One of the emblems of Rome was discipline. I think here it is worth understanding what discipline was: on the one hand it was the assertion of the authority of the state over its citizens, on the other the assertion of the authority of age over youth. The case of Titus Manlius illustrates both principles neatly. Titus commanded in his father's army sent out to battle the Latin forces, summoned in response to events discussed earlier. He rode close to the Latin camp as a scout and was accosted by Geminus Maecius. Insults flew and the outcome was that Manlius and Maecius fought a duel which Manlius won and took the body of Maecius back to his father, surrendering to the justice of the consul who had ordered the entire army not to engage before he had decided it should. His father's response is what interests me here though: the model up till now is familiar, a champion fights a champion for honour. His father's response carved out a niche which was to some extent Roman.
Manlius, the consul, told Manlius the son
You have respected neither consular authority nor your father's dignity; you have left your position to fight the enemy in defiance of my order and as far as was in your power, have subverted military discipline, on which the fortune of Rome has rested up to this day; you have made it neccessary for me to forget either the republic or myself. We would therefore be rather punished for our own wrong doing than allow our country to expiate our sins at so great a cost to itself; it is a harsh example we shall set, but a salutary one for the young men of the future. As far as my own feelings are concerned, they are stirred by a man's natural love for his children, as well as by the example you have given of your courage, even though this was marred by a false conception of glory. But since consular authority must either be confirmed by your death or annulled for ever by your going unpunished, I believe that you yourself, if you have any drop of my blood in you, would agree that the military discipline which you undermined by your error must be restored by your punishment. (Livy VIII 7)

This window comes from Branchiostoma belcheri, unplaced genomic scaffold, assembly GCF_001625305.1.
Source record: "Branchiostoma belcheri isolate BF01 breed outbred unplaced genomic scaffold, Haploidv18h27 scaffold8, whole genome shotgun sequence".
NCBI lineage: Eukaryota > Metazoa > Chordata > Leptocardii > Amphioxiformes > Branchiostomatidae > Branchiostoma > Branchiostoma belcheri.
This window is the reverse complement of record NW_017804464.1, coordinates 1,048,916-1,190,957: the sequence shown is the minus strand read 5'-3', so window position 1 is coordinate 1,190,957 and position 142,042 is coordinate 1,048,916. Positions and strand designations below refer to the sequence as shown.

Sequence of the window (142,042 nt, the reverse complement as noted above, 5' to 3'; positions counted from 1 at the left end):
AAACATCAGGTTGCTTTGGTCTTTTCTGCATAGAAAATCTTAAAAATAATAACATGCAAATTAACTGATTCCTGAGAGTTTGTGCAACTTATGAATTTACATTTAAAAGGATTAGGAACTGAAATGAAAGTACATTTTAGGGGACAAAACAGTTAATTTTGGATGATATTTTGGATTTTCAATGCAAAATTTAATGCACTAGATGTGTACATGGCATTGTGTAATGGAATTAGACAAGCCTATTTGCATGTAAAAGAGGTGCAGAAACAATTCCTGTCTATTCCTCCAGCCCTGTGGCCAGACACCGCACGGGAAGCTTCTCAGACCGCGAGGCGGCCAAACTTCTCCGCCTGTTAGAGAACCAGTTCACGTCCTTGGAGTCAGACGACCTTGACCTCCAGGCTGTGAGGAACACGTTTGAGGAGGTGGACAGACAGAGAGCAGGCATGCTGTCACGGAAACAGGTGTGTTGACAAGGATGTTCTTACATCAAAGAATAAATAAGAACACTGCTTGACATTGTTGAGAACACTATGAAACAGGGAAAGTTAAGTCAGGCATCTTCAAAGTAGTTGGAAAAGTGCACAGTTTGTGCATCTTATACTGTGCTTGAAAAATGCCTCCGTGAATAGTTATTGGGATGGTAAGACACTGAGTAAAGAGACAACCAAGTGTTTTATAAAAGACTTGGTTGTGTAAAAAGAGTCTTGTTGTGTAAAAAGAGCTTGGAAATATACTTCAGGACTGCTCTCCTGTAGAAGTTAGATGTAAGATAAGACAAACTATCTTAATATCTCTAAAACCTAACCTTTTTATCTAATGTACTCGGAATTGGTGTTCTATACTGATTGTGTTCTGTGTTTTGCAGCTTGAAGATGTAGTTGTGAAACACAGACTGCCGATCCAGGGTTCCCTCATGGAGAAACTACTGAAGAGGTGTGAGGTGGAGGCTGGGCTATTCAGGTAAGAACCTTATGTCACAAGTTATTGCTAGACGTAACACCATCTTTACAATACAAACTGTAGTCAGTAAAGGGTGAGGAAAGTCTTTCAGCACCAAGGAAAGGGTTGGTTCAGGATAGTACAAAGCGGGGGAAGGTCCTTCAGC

Manlius the son was bound to a stake by lictors, and then executed as a common criminal.
The punishment, Livy tells us, caused a 'shudder' at the time (VIII 8) and there is no reason to suspect that the historian was not aware of its barbaric nature. But it is worth pausing over the consul's argument for it is an argument that reappears in Roman history and in Livy. The argument is basically founded upon a distinction between the public and the private. Manlius divides his personality in two: he acknowledges duties to his child as a private individual but tells us that his duties to the state as consul takes precedence. The second thing that is important here is the prominence that this gives hierarchy: the young aristocrat riding forth and challenging his enemy for honour's sake cannot be bound by hierarchy. Manlius the consul tells us that hierarchy is more important than a personal sense of honour. What we have here is a fusion of the state and the natural hierarchy of age, prudence and civil command. That must, according to Manlius the consul, be backed up even to extremis by actions- a father slaying his son- in other circumstances rightly deemed terrifying. The world may shudder but Manlius the consul operates with impeccable logic.